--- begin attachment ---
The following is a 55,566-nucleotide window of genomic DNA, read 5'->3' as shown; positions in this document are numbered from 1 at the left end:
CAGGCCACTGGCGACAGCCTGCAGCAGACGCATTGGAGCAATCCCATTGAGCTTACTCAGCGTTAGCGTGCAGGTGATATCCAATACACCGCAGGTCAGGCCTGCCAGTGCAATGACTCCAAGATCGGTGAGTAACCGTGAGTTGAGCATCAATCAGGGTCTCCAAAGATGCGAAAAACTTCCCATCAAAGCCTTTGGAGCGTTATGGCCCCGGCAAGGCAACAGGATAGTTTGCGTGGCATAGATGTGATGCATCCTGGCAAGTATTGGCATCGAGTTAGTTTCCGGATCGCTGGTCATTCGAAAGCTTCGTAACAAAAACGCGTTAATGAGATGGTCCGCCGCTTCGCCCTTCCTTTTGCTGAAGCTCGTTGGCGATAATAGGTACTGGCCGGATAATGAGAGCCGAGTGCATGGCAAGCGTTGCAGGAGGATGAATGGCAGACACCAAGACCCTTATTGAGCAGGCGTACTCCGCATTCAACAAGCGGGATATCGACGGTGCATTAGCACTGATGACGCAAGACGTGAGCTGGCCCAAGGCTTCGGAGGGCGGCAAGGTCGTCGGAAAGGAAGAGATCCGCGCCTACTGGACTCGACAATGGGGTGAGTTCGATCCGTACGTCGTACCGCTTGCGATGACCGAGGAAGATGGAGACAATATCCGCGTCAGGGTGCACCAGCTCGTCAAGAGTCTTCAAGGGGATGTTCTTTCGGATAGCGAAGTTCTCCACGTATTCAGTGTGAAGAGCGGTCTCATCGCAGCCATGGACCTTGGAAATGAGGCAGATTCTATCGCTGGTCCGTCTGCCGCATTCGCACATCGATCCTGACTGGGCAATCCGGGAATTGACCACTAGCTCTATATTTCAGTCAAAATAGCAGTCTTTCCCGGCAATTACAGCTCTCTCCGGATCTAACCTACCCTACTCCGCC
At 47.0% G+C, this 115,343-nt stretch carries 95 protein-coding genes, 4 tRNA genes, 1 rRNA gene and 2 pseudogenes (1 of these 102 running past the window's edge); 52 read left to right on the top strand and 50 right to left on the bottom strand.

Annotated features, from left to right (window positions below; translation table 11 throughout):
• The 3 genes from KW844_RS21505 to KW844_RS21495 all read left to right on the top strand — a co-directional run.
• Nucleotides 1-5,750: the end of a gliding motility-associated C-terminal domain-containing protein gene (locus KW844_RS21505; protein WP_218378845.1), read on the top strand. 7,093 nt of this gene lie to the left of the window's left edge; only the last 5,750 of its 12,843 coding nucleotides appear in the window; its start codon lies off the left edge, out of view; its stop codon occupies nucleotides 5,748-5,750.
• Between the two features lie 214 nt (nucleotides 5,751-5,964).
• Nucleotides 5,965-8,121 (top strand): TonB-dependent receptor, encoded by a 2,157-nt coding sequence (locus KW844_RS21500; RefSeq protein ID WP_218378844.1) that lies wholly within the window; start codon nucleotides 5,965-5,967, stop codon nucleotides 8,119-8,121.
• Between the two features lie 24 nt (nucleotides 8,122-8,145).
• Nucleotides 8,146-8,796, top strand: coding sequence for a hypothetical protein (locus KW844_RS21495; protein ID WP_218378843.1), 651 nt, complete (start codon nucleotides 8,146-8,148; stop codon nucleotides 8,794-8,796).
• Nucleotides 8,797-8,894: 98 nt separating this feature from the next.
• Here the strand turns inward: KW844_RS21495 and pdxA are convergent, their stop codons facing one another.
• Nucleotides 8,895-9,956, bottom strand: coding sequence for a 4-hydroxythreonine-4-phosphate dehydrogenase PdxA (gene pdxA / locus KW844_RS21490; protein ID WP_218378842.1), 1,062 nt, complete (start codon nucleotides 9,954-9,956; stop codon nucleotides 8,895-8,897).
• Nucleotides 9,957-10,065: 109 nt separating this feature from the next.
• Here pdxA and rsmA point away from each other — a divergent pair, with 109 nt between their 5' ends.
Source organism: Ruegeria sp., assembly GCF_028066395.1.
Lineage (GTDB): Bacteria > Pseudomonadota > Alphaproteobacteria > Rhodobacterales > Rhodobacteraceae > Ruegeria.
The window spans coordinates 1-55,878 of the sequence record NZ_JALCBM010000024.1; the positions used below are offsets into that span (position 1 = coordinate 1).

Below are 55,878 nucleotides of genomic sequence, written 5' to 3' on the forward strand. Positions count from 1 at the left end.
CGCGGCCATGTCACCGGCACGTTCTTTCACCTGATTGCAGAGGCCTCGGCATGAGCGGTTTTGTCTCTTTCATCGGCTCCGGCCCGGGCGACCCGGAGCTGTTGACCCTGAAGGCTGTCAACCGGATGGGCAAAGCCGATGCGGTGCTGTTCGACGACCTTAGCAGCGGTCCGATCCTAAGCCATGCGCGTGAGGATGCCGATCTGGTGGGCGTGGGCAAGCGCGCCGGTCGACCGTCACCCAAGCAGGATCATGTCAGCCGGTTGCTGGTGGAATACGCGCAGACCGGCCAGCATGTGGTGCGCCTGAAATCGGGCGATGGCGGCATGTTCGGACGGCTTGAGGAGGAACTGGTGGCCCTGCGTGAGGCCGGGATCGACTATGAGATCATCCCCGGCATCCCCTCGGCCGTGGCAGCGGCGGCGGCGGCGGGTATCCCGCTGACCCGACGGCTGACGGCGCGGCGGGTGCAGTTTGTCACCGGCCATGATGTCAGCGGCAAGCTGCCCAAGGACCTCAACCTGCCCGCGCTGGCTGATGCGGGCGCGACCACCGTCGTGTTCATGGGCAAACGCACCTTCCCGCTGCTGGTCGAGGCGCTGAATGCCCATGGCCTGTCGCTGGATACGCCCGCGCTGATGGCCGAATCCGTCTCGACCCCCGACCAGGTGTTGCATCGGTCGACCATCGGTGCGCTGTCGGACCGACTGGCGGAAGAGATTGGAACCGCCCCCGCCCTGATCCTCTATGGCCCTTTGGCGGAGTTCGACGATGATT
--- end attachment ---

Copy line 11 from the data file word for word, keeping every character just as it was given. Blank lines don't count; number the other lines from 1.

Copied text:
• Nucleotides 8,797-8,894: 98 nt separating this feature from the next.